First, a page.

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Essay | Jaggers in Charles Dickens' Great Expectations

This student essay consists of approximately 2 pages of analysis of Jaggers in Charles Dickens' Great Expectations.
This section contains 370 words
(approx. 2 pages at 300 words per page)
Purchase our Student Essay on Jaggers in Charles Dickens' Great Expectations

Jaggers in Charles Dickens' Great Expectations

Summary: An analysis of the character of Jaggers in Charles Dickens' novel Great Expectations. While Jaggers works within a corrupt judicial system and appears tainted with the dirtiness associated with that system, many passages in the novel indicate that there is more to Jaggers than what lies beneath the surface.
Dickens portrays Jaggers as a man that works with a corrupt judicial system, dirty people, a dirty conscience, yet he smells like soap as if to say that he is ashamed of his work and wants to keep it hidden with a clean exterior. His eyes are also hidden which shows that the passageway to his soul is guarded, as are his true feelings. When an author portrays a character like this, they do not want to reveal the character's identity until late in the novel, often turning out to be the opposite of what they are originally portrayed to be.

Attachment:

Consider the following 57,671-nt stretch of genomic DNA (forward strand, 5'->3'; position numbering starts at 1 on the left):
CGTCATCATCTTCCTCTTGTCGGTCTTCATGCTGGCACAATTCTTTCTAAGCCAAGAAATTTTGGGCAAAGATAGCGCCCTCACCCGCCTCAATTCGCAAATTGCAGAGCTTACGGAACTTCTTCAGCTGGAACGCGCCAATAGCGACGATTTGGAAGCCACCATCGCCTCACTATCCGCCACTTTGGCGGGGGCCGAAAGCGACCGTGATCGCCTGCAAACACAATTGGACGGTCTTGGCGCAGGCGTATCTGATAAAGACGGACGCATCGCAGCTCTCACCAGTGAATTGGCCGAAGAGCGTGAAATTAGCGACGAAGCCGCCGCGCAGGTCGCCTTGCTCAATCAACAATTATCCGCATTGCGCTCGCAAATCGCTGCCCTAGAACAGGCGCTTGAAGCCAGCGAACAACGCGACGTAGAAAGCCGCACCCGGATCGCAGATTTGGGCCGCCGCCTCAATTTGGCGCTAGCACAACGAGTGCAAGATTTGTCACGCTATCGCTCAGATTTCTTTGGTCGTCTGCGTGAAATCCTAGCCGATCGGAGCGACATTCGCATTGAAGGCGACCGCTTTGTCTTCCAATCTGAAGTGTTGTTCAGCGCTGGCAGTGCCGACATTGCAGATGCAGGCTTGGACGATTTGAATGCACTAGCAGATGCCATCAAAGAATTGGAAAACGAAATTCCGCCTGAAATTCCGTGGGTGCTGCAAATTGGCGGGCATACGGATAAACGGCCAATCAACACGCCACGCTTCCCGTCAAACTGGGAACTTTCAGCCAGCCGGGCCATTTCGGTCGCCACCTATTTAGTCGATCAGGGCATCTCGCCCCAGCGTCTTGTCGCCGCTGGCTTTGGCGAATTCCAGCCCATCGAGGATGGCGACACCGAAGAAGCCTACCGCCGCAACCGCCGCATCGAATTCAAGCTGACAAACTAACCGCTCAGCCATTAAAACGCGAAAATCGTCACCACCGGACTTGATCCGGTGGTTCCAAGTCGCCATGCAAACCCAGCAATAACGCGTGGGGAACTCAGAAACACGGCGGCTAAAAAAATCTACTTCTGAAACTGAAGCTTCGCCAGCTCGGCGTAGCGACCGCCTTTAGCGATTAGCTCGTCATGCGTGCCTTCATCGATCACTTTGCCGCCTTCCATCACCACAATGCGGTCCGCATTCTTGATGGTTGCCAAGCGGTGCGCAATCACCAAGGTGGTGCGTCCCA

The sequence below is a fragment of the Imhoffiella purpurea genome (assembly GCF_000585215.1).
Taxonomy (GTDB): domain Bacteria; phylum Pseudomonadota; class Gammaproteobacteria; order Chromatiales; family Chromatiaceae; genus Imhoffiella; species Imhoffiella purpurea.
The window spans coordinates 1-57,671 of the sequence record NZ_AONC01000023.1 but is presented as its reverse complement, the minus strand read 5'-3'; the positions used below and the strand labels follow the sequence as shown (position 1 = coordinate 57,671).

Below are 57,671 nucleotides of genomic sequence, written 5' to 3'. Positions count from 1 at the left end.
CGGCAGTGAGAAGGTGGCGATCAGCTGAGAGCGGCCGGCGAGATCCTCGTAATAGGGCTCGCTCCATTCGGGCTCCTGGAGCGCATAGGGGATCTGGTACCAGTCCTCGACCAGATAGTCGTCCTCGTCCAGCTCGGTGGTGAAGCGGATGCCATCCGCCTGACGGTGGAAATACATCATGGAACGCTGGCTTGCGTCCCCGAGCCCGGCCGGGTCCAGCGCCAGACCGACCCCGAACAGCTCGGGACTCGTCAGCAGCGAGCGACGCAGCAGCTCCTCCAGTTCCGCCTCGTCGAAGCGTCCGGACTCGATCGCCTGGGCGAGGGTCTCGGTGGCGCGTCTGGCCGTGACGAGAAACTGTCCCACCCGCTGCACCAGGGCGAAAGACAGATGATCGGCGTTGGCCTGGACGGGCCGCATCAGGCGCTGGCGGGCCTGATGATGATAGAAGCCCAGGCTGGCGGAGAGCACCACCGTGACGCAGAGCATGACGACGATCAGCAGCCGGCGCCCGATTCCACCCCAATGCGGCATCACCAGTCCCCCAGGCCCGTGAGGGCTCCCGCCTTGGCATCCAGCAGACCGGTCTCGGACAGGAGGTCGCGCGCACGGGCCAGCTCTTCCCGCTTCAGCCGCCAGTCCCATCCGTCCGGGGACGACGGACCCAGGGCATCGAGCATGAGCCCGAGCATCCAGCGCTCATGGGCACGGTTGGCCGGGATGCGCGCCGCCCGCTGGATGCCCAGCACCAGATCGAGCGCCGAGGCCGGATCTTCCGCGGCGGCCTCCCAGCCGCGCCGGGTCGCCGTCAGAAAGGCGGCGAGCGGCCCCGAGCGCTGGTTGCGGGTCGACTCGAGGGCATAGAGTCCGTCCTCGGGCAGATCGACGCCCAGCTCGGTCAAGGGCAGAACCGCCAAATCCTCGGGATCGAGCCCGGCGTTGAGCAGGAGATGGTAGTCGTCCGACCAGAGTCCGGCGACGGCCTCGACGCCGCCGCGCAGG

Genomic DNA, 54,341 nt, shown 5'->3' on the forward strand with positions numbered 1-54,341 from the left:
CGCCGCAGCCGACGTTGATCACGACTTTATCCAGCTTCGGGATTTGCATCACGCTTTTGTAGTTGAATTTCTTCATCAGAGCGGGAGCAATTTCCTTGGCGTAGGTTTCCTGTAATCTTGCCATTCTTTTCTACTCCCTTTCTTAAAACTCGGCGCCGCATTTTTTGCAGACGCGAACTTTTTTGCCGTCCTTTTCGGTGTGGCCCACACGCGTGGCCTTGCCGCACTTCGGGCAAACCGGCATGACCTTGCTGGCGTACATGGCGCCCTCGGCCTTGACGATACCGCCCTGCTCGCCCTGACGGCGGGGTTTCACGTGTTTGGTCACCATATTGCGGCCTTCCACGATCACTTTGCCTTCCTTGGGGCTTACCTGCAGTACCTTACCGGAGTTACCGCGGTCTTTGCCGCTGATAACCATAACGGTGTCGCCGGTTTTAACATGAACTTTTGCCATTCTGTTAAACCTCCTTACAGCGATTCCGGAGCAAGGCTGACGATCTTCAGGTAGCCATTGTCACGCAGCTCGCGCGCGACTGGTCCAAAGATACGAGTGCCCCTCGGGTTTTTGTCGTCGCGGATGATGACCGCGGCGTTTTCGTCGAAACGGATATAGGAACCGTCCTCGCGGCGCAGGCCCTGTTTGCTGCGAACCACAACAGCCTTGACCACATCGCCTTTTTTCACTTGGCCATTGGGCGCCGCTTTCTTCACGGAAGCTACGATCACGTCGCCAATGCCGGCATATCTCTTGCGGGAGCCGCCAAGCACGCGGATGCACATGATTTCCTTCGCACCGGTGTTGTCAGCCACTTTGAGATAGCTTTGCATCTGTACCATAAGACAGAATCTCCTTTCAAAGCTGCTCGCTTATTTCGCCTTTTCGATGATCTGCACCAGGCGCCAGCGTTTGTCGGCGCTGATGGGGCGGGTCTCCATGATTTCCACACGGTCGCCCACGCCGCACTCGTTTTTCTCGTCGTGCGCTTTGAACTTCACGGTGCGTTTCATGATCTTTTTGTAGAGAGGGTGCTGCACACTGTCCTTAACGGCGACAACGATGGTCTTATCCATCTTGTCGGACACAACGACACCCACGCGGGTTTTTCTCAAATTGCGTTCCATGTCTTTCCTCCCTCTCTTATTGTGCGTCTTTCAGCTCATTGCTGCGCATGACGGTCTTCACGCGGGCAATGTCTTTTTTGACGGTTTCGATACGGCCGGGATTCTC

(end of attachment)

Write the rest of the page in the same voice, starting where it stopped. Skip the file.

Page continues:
The text states that he is "pretty well known." (153) This says that he did not hide in his home or his office so as to hint suspicion or curiosity. He tells a client that the payment is to be "no more, no less...

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This section contains 370 words
(approx. 2 pages at 300 words per page)
Purchase our Student Essay on Jaggers in Charles Dickens' Great Expectations
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